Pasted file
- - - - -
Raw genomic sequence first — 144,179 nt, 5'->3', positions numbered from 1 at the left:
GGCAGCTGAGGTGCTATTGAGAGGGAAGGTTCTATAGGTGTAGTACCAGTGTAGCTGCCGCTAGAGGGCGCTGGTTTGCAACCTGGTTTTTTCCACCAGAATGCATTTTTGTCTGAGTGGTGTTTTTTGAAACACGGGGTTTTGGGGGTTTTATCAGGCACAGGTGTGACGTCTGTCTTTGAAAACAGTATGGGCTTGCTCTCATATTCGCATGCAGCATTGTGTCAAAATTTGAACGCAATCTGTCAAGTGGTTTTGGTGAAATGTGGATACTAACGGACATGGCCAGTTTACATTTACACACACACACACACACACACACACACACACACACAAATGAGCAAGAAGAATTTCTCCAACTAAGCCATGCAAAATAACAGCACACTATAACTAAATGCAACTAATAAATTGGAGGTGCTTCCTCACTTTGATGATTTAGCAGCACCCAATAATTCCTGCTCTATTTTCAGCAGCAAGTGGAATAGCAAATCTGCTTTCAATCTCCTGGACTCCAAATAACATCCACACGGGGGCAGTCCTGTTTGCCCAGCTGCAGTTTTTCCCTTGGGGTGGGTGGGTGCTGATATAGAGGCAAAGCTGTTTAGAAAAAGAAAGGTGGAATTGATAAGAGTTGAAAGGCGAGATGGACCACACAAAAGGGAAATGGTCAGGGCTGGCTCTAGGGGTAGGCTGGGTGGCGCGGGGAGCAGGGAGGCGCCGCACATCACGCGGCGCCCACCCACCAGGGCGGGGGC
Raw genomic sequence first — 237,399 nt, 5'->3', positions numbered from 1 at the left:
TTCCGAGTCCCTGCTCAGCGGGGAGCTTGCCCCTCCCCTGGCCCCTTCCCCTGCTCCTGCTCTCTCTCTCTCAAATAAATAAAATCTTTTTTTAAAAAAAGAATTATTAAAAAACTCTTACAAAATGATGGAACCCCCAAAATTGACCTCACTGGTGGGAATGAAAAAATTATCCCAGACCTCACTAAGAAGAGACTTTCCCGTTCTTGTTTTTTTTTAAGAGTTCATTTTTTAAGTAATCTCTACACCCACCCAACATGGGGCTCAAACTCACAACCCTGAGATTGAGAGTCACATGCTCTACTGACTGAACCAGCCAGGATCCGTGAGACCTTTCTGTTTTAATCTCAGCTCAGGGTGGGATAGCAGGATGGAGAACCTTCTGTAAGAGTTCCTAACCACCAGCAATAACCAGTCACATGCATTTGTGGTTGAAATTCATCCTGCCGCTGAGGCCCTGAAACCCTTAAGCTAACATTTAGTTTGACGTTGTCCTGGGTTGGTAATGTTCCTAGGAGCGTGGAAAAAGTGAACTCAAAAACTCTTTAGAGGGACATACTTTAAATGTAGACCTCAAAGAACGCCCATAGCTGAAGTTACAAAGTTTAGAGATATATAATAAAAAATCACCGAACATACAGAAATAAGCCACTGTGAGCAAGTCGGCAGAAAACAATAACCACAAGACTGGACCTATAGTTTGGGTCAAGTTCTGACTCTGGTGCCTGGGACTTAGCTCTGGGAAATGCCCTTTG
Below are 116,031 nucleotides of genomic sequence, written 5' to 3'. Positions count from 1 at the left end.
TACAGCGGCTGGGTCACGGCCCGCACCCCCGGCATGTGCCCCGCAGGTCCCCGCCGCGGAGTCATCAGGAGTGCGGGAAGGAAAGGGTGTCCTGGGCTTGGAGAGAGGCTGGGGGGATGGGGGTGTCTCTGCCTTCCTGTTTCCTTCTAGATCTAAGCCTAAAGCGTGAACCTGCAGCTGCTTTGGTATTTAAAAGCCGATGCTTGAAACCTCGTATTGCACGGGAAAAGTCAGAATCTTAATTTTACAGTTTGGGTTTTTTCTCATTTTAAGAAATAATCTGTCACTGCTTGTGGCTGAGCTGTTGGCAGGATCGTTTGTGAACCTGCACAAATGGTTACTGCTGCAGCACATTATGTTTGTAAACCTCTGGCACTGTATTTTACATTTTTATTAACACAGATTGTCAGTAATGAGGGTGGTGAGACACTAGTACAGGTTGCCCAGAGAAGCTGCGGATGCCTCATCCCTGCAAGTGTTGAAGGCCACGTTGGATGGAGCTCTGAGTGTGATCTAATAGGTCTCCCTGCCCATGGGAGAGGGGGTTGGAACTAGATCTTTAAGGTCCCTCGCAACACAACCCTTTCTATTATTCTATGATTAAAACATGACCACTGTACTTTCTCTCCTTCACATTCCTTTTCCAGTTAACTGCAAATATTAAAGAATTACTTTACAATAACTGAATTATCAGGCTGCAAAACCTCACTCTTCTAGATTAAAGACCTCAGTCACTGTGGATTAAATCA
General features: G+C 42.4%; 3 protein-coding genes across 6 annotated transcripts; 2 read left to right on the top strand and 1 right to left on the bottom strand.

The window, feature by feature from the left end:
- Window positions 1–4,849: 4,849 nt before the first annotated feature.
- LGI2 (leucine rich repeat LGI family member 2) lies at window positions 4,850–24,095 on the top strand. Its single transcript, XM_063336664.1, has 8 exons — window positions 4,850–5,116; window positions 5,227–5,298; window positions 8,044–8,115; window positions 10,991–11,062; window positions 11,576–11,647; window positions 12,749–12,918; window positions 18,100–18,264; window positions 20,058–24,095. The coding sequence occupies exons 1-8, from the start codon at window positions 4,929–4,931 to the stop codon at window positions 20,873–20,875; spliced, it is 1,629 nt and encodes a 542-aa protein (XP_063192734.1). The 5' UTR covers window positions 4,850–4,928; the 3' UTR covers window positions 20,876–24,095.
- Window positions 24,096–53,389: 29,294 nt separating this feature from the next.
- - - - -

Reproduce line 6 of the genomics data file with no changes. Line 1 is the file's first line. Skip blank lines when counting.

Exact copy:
TACAGCGGCTGGGTCACGGCCCGCACCCCCGGCATGTGCCCCGCAGGTCCCCGCCGCGGAGTCATCAGGAGTGCGGGAAGGAAAGGGTGTCCTGGGCTTGGAGAGAGGCTGGGGGGATGGGGGTGTCTCTGCCTTCCTGTTTCCTTCTAGATCTAAGCCTAAAGCGTGAACCTGCAGCTGCTTTGGTATTTAAAAGCCGATGCTTGAAACCTCGTATTGCACGGGAAAAGTCAGAATCTTAATTTTACAGTTTGGGTTTTTTCTCATTTTAAGAAATAATCTGTCACTGCTTGTGGCTGAGCTGTTGGCAGGATCGTTTGTGAACCTGCACAAATGGTTACTGCTGCAGCACATTATGTTTGTAAACCTCTGGCACTGTATTTTACATTTTTATTAACACAGATTGTCAGTAATGAGGGTGGTGAGACACTAGTACAGGTTGCCCAGAGAAGCTGCGGATGCCTCATCCCTGCAAGTGTTGAAGGCCACGTTGGATGGAGCTCTGAGTGTGATCTAATAGGTCTCCCTGCCCATGGGAGAGGGGGTTGGAACTAGATCTTTAAGGTCCCTCGCAACACAACCCTTTCTATTATTCTATGATTAAAACATGACCACTGTACTTTCTCTCCTTCACATTCCTTTTCCAGTTAACTGCAAATATTAAAGAATTACTTTACAATAACTGAATTATCAGGCTGCAAAACCTCACTCTTCTAGATTAAAGACCTCAGTCACTGTGGATTAAATCA